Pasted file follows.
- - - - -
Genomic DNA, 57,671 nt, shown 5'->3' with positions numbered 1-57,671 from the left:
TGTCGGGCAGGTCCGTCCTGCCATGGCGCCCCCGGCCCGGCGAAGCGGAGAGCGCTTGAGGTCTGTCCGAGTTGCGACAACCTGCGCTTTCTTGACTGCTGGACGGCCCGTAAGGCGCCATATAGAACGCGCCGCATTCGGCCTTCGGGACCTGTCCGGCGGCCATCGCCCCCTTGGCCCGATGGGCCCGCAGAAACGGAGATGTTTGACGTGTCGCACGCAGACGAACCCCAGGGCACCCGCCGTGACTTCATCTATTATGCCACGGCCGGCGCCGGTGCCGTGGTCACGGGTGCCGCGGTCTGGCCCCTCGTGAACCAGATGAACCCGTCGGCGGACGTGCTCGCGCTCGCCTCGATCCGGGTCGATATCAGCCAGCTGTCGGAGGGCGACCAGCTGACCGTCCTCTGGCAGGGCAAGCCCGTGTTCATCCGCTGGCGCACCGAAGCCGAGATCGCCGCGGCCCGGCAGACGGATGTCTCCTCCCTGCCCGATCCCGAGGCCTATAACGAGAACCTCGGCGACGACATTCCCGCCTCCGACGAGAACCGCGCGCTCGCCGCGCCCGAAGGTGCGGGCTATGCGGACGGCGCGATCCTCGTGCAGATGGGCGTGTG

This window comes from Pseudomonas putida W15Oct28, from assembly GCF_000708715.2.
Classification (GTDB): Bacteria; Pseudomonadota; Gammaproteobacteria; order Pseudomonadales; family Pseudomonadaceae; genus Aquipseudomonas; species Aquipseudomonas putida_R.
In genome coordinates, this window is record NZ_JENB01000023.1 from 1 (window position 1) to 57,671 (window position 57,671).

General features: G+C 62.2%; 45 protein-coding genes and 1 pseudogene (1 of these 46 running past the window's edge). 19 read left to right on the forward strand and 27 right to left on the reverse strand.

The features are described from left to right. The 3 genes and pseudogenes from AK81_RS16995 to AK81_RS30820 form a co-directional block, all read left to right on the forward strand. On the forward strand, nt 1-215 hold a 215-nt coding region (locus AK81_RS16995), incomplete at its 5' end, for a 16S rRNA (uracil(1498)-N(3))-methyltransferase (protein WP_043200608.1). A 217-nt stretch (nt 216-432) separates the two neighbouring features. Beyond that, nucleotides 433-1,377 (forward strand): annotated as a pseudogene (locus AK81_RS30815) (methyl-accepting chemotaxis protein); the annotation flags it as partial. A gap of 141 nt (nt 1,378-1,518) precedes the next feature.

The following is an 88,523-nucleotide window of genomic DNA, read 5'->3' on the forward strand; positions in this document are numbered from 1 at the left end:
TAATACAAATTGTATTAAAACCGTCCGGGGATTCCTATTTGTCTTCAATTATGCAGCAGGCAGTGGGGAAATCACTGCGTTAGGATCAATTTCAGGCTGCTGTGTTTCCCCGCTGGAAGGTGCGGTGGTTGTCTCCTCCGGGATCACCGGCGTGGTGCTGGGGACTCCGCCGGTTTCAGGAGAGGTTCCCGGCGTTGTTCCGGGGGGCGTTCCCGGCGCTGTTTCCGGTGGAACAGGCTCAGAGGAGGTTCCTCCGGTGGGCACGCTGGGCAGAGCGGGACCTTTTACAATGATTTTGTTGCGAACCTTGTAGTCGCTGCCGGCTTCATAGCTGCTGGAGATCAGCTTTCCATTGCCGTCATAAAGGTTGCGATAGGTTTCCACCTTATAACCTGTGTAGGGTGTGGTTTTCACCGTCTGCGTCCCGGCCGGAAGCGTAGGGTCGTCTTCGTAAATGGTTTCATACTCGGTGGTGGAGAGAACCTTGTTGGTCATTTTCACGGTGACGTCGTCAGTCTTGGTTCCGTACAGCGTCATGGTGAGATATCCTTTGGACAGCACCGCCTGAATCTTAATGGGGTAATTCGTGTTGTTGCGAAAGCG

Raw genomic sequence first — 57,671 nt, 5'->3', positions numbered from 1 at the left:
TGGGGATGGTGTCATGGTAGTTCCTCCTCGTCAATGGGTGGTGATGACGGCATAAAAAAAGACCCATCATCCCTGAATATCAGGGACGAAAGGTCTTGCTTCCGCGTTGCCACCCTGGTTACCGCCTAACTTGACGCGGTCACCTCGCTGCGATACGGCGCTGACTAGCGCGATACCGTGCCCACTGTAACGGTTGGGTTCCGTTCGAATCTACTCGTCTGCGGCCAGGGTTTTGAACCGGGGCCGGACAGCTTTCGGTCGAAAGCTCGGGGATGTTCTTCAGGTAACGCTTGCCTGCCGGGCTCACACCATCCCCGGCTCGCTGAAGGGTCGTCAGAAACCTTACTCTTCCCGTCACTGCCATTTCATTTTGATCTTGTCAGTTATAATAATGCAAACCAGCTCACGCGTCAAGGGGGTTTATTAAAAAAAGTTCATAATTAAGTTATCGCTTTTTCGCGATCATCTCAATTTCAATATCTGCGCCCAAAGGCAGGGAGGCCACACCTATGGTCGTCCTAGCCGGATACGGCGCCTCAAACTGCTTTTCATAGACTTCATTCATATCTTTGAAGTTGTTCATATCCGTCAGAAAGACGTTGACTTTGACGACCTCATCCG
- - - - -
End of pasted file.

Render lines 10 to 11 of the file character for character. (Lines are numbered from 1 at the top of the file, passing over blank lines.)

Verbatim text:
Raw genomic sequence first — 57,671 nt, 5'->3', positions numbered from 1 at the left:
TGGGGATGGTGTCATGGTAGTTCCTCCTCGTCAATGGGTGGTGATGACGGCATAAAAAAAGACCCATCATCCCTGAATATCAGGGACGAAAGGTCTTGCTTCCGCGTTGCCACCCTGGTTACCGCCTAACTTGACGCGGTCACCTCGCTGCGATACGGCGCTGACTAGCGCGATACCGTGCCCACTGTAACGGTTGGGTTCCGTTCGAATCTACTCGTCTGCGGCCAGGGTTTTGAACCGGGGCCGGACAGCTTTCGGTCGAAAGCTCGGGGATGTTCTTCAGGTAACGCTTGCCTGCCGGGCTCACACCATCCCCGGCTCGCTGAAGGGTCGTCAGAAACCTTACTCTTCCCGTCACTGCCATTTCATTTTGATCTTGTCAGTTATAATAATGCAAACCAGCTCACGCGTCAAGGGGGTTTATTAAAAAAAGTTCATAATTAAGTTATCGCTTTTTCGCGATCATCTCAATTTCAATATCTGCGCCCAAAGGCAGGGAGGCCACACCTATGGTCGTCCTAGCCGGATACGGCGCCTCAAACTGCTTTTCATAGACTTCATTCATATCTTTGAAGTTGTTCATATCCGTCAGAAAGACGTTGACTTTGACGACCTCATCCG